From three o’clock that afternoon until Monday morning the Cantonese massacred the ‘strangers within their gates’ with the unrestricted cruelty of mob insanity. The Yunnanese surrendered their arms when the Radicals defeated them in battle. They cast aside their uniforms at once to hide their identity, but in the arena of the masses this did not save them from death. All ‘strangers’ alike were the prey of the maddened crowd. Only those who could speak the native dialect were passed over. A victim beseeching mercy was cornered, and while he kotowed the persecutors pierced holes in his head with nails on the end of long sticks. They shrieked with crazy delight at the welts which rose on bambooed flesh. They vied with each other in dexterity with sharp-cornered stones. Women and children screamed wild approval when a can of oil was poured over a man and a match set to his trousers. The mob secured flat-bottomed boats and carried on their massacre drifting before my verandah. They flung dying men into the Back Creek, allowed them to strike out for the Shameen shore, then gently pushed their heads under water with broad boards.

We Westerners sought to intercede in the unequal conflict, and one man brought three wounded Yunnanese on to the island; but the consuls, knowing the grave danger of Western interference in native affairs, forbade participation in the trouble.

On Shameen, nerves were taut as violin strings. Unable to succor the afflicted, we threw ourselves into artificial activities as a means of escape from thought. There was a nervous whirl of dancing, bridge, and high poker stakes. Cocktails fomented laughter. Men dreading to be alone filled the Club Bar.

Chang, our faithful old boy, who had served my husband loyally for eighteen years and twice saved his life, went raving mad and attempted to assassinate all three of us. Frothing at the mouth, he attacked my little daughter with a pair of long scissors, cut me through the cheek, and struggled desperately, slashing right and left, before my husband could control him. He had to be sent away to an insane hospital, babbling that the Cantonese were after us in ten motor cars.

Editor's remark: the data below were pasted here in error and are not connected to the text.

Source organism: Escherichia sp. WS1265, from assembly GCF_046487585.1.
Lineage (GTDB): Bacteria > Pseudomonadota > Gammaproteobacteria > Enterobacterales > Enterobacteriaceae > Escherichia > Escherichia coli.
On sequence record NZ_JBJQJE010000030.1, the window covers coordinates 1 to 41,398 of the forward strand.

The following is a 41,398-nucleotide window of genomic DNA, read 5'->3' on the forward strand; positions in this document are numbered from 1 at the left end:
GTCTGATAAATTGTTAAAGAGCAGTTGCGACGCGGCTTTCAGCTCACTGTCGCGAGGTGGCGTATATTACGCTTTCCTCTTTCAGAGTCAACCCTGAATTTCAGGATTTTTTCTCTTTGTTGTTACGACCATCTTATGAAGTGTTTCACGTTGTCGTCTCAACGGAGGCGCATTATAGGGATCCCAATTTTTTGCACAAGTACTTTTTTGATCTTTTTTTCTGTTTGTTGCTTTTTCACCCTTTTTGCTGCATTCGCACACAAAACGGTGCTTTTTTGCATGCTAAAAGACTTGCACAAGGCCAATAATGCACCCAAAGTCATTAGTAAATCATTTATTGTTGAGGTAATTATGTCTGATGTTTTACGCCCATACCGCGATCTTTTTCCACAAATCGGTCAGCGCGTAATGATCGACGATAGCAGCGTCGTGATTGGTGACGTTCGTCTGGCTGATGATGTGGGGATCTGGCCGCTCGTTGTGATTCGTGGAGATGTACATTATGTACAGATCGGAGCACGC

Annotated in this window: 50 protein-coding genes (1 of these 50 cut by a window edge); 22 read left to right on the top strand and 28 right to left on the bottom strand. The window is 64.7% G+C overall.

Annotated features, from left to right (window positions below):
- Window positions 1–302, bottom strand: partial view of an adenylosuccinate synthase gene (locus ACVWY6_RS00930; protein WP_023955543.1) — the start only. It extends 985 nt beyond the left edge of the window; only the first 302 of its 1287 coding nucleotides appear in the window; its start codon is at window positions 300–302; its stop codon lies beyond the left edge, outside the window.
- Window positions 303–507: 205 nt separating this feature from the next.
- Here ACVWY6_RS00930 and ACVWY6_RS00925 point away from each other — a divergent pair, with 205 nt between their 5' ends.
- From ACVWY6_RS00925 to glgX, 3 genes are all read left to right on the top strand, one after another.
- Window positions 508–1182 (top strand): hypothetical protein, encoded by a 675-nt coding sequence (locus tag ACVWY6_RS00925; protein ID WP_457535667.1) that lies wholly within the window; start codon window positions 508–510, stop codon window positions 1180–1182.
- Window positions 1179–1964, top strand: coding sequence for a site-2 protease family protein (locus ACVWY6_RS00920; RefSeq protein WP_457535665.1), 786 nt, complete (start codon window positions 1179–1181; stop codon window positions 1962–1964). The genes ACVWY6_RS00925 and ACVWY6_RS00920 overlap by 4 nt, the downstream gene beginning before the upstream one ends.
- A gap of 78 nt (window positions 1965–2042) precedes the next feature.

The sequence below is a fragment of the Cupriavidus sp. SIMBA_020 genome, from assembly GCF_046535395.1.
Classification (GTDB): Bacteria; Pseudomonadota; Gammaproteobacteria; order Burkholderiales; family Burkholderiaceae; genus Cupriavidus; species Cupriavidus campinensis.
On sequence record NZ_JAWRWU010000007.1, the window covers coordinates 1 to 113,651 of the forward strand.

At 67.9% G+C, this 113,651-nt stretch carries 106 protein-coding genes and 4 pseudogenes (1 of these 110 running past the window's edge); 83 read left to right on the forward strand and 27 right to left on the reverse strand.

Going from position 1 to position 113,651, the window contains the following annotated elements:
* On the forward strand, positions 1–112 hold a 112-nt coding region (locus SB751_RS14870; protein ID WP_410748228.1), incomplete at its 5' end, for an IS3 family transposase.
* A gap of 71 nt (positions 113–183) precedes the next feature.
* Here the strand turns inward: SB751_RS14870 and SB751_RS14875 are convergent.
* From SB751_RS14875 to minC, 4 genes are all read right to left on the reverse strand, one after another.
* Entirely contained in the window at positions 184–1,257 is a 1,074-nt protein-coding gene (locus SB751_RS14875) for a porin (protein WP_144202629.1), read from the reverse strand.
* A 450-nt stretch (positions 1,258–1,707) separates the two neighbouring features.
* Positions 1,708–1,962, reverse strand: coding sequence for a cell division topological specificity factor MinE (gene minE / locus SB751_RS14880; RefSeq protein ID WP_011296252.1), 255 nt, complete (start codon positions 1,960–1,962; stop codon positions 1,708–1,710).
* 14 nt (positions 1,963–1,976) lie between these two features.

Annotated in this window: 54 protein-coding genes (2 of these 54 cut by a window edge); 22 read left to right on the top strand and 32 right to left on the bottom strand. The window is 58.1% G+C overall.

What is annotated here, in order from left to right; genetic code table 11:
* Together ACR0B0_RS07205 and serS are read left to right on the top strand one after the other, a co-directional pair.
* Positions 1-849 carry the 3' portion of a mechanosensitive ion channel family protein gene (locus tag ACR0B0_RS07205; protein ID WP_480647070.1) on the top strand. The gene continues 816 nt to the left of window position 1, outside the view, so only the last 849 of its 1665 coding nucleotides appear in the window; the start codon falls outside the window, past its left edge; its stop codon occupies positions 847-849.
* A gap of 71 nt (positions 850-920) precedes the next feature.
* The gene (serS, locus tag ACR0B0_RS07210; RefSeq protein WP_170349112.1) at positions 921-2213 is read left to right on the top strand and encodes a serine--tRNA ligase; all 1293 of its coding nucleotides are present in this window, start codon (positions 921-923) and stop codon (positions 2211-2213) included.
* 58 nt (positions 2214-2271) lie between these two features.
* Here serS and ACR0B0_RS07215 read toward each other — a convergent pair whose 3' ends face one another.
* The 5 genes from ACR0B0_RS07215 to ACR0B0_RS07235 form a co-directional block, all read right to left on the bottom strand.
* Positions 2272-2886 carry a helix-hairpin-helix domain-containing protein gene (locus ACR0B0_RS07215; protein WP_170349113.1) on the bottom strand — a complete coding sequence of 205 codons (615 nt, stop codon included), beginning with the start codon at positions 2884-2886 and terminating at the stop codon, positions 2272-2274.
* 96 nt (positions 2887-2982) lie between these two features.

On Monday morning, June 15, a proclamation was issued from the Government Buildings, announcing that a new government had been formed and that peace and order were now restored for the good of the people.

The massacre stopped. Crowds dissolved. The city waited with empty streets for the first move of the new government.


The Government announced that it consisted of two parts: National and Provincial. Hu Han-min, a returned student from Japan, later replaced by Eugene Chen, was Minister of Foreign Affairs. Liao Chung-kai, born in San Francisco and well known as a leader of the Canton Labor Party, was Minister of Finance for both divisions. Later Sung Tze-ven, educated in the United States and a brother-in-law of Dr. Sun, became Minister of Finance. Hsu Sung-chi, later replaced by Chiang Kaishek, was Commander in Chief of the Army. Hsu Him, a teacher at Canton College, headed the Supreme Court. Hsu Sung-ching, a returned student from Japan, headed the Department of Agriculture. Sun Fo, son of Dr. Sun, was announced as head of the Department of Reconstruction and thus left free to make himself generally useful. Chan Kung-pok, a returned student from the United States, headed the Department of Labor.